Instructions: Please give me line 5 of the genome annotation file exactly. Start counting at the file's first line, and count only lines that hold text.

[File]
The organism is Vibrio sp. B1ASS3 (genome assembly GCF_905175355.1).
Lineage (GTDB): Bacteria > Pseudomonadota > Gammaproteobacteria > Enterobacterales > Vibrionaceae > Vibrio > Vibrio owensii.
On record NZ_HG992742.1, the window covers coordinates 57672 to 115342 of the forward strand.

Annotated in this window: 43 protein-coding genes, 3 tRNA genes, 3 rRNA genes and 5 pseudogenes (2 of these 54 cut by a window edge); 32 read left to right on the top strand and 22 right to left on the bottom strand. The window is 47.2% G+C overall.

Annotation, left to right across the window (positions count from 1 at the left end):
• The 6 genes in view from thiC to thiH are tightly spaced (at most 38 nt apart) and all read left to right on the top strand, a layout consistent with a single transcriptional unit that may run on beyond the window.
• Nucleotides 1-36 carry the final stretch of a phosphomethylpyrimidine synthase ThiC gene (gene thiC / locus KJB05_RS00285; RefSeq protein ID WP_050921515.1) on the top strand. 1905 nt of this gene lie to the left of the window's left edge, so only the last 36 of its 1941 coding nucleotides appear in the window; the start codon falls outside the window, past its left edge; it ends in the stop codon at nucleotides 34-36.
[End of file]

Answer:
Annotation, left to right across the window (positions count from 1 at the left end):